Folklore of the Santal Parganas | Annotated Tale

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Broken Friendship, The

ONCE upon a time there was a Raja and his Dewan and they each had one son, and the two boys were great friends, and, when they grew old enough, they took to hunting and when they became young men they were so devoted to the sport that they spent their whole time in pursuit of game; they followed every animal they could find until they killed it, and they shot every bird in the town.

               Their parents were much distressed at this, for they thought that if their boys spent all their time together hunting they would grow up unruly and ignorant; so they made up their minds that they must separate the young men so that they would not be tempted to spend so much time in sport, but would be able to learn something useful; they scolded the youths and told them to give up their friendship and their hunting, but this had no effect. Then the Raja told the villagers that he would reward any one who would break up the friendship, and the villagers tried their best but effected nothing.

               There was however an old woman in the village who one day said, "If the Raja gave me ten rupees I would soon put a stop to their friendship." This came to the ears of the Raja and he exclaimed "What is ten rupees to me! bring the old woman to me and I will give her ten rupees, if she can put an end to this friendship." So the old woman was brought trembling before the Raja and on being questioned undertook to break up the friendship if she were properly rewarded; and when this was promised she asked for two men to be given to her and she took them to her house and there she made them sling a bed on a pole, such as is used for carrying a man on a journey and she hung curtains all round it and drew them close and inside, on an old winnowing fan, they put some rotten manure from a dung hill.

               Then she made the two men take up the bed and she fetched a drum and she paraded all through the bazar beating the drum with the bed following behind her. She told the two carriers not to answer any questions as to what was in the bed. Thus they passed out of the town and went in the direction in which the two young men had gone hunting. When these heard the sound of the drum and saw the two men carrying the bed they ran up to see what it was and told the carriers to put It down that they might look inside; so the bed was put on the ground and the Raja's son peeped inside the curtain, but as he caught the smell he jumped back and the Dewan's son asked what was the matter and he said "it stinks: it is dung." The Dewan's son would not believe him and also looked to convince himself; then they both asked what the meaning of this was: the old woman said that she would explain the meaning of it but only to one of them, and the one who had heard could tell the other.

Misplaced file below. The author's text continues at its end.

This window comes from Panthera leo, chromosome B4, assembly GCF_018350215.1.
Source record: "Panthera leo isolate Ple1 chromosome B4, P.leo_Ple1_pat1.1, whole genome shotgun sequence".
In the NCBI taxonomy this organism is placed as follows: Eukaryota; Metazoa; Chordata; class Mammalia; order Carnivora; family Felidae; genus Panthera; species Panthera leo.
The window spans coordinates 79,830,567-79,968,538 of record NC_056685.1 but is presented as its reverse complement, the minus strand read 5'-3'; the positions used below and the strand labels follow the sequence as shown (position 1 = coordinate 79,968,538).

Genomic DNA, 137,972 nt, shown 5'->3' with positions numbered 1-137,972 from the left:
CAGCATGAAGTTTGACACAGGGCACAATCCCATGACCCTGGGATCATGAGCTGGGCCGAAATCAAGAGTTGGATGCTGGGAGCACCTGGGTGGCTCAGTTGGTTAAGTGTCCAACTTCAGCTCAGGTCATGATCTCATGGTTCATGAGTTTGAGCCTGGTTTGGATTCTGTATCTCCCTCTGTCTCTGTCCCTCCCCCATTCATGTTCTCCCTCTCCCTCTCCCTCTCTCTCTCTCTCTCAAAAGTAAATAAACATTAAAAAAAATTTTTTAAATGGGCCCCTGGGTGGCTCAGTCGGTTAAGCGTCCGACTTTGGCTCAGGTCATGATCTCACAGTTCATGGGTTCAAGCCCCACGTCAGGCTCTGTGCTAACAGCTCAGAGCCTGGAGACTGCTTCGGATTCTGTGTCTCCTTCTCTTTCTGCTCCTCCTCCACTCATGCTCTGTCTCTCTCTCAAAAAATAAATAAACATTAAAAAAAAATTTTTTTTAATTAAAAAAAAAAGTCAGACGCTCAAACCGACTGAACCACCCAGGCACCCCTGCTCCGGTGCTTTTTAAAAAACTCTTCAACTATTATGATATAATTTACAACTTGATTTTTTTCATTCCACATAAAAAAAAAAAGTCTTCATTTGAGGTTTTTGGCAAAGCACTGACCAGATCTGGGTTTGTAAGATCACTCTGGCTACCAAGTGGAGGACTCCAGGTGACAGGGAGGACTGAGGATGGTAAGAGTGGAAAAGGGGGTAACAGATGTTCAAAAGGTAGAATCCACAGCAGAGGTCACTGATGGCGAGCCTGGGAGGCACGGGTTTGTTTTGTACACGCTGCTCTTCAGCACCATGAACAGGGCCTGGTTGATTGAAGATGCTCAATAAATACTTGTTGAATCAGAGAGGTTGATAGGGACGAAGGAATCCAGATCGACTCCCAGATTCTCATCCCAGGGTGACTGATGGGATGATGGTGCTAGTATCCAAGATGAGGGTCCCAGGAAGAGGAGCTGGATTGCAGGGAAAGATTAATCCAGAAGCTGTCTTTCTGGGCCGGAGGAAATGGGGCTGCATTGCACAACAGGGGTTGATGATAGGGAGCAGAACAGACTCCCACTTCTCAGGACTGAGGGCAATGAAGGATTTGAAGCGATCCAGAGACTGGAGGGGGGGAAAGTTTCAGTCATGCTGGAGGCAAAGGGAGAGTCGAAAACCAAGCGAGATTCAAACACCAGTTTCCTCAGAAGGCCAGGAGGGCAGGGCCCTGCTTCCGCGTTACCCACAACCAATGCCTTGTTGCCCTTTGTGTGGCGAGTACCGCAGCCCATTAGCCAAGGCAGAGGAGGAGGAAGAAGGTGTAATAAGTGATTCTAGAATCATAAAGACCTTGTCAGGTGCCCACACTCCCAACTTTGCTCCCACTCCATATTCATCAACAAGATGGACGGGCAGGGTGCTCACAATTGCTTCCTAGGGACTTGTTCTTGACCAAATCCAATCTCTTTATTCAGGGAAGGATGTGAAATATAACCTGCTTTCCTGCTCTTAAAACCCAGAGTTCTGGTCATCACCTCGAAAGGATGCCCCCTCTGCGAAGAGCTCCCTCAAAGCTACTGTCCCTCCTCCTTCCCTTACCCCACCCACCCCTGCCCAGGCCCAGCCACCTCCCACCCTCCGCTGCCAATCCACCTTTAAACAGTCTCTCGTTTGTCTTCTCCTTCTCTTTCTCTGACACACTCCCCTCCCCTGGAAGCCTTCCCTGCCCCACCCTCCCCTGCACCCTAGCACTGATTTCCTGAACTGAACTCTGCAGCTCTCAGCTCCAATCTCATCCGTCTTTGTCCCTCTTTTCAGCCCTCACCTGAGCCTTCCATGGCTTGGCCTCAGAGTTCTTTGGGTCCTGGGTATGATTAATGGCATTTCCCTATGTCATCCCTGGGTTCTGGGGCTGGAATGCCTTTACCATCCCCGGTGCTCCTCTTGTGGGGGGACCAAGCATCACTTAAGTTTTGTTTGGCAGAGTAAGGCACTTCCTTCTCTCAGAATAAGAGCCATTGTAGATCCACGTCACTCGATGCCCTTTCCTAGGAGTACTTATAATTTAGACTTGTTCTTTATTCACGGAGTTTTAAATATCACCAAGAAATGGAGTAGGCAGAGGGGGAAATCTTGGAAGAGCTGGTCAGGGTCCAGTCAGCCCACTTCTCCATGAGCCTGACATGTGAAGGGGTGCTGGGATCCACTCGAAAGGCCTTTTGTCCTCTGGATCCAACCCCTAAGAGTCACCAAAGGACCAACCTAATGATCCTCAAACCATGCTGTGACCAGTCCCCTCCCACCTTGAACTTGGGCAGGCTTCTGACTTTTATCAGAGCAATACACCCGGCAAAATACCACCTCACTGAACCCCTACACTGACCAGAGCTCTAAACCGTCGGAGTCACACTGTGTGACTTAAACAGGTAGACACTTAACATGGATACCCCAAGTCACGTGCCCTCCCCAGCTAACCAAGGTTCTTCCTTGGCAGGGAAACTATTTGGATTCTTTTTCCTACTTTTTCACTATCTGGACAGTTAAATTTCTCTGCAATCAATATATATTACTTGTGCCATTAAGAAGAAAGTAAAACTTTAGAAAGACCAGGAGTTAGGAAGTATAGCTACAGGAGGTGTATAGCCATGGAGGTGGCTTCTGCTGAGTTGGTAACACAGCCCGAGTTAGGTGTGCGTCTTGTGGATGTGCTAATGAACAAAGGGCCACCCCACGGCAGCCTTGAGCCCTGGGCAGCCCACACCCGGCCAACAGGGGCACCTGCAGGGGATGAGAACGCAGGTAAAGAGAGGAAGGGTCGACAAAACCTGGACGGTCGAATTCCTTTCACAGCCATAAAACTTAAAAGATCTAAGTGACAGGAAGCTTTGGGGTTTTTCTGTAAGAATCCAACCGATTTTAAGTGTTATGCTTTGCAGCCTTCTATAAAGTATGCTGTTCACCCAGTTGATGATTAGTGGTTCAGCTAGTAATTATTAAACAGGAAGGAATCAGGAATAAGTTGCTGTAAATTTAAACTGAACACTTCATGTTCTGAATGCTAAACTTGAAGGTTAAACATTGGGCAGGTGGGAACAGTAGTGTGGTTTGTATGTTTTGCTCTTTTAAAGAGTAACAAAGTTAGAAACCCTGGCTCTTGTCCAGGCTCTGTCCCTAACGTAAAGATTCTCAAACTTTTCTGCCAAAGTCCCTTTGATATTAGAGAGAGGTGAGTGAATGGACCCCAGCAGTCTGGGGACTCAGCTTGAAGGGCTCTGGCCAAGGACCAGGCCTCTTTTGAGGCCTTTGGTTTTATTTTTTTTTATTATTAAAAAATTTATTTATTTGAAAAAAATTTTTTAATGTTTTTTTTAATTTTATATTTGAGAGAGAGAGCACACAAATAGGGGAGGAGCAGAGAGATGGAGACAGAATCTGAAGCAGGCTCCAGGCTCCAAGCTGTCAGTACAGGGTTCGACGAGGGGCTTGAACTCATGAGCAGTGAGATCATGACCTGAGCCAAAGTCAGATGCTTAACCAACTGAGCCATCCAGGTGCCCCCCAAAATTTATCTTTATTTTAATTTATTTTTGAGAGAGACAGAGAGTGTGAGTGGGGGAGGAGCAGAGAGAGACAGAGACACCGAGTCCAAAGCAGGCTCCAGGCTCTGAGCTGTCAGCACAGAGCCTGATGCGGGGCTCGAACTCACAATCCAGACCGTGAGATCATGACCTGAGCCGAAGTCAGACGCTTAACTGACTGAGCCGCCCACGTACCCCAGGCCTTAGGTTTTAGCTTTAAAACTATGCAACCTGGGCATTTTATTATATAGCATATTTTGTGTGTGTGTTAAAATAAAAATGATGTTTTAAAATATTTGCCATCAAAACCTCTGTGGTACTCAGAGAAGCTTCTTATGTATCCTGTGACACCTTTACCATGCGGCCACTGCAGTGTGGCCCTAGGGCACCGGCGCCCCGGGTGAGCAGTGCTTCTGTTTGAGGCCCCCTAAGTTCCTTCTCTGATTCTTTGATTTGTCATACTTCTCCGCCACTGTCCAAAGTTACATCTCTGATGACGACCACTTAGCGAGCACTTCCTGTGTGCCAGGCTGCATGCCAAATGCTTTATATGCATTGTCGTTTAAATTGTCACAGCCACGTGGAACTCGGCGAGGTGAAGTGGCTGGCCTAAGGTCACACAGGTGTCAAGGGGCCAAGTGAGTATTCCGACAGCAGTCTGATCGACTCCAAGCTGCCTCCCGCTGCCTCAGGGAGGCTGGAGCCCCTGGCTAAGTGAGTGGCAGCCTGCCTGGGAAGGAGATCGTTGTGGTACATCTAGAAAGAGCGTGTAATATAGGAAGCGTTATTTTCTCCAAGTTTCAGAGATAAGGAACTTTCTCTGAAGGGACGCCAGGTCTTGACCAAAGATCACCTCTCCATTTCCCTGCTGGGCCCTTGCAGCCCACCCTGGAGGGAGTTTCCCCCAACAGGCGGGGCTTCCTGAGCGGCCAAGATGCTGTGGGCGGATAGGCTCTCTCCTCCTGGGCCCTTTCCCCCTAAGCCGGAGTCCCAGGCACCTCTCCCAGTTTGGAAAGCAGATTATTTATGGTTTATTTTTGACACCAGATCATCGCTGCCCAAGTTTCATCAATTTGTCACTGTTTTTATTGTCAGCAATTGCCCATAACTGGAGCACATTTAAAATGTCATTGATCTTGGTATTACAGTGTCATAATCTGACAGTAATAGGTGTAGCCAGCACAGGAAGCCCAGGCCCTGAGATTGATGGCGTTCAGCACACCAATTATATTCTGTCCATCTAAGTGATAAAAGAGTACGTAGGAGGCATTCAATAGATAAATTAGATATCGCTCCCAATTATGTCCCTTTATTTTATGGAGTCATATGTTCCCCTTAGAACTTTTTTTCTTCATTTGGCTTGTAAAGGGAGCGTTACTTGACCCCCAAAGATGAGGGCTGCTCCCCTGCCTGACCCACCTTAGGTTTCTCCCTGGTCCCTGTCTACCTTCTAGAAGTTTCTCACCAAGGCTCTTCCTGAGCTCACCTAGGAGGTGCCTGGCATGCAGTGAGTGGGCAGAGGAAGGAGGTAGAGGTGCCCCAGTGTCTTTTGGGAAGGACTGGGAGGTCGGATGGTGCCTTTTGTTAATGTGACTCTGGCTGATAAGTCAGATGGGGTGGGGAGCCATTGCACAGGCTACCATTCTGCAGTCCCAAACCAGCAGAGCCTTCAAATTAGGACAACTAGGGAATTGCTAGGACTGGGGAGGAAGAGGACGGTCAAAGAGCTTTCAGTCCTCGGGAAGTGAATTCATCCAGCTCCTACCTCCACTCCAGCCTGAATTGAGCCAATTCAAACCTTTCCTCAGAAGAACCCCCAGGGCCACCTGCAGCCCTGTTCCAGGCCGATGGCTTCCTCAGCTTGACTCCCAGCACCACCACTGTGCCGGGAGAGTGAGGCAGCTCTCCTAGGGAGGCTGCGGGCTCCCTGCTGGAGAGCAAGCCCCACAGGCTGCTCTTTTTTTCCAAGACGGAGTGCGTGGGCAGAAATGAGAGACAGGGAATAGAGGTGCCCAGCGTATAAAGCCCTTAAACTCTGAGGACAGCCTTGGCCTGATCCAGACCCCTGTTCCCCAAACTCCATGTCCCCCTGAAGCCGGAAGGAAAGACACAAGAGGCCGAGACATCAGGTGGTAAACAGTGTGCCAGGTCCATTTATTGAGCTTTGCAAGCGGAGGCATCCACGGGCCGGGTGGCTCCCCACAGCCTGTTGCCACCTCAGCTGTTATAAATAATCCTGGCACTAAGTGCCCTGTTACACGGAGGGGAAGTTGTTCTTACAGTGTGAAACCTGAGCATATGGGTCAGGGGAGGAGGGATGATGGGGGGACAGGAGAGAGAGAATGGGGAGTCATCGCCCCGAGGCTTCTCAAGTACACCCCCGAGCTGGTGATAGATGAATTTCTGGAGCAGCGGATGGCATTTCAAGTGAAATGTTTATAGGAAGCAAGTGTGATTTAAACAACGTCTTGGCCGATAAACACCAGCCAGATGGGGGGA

So she made the carriers take away the bed and she called the Raja's son aside saying "Come I will tell you what it means" then she put her arms round the neck of the Raja's son and put her lips to his ear and pretended to whisper to him, but really she said nothing; then she let him go and followed the carriers. The Dewan's son at once ran to his friend and asked what the old woman had told him; the Raja's son answered "She told me nothing at all, she only pretended to whisper." The Dewan's son would not believe this and pressed him to tell, saying "We have been friends for so long and have had no secrets from each other, why won't you tell me this? if you refuse to tell me there is an end of our friendship," but the Raja's son persisted that he had been told nothing and proposed that they should go and ask the old woman if it were not so; but the Dewan's son said that that was no good because the old woman and the Raja's son had plainly made a plot to keep him in the dark. The quarrel grew hotter and hotter, till at last they parted in anger and each went to his own home and from that time their friendship was broken off.

               And being separated they gave up hunting and took to useful pursuits. Thus the old woman earned her reward from the Raja.

Bibliographic Information

Tale Title: Broken Friendship, The
Tale Author/Editor: Bompas, Cecil Henry
Book Title: Folklore of the Santal Parganas
Book Author/Editor: Bompas, Cecil Henry
Publisher: David Nutt
Publication City: London
Year of Publication: 1909
Country of Origin: India
Classification: unclassified

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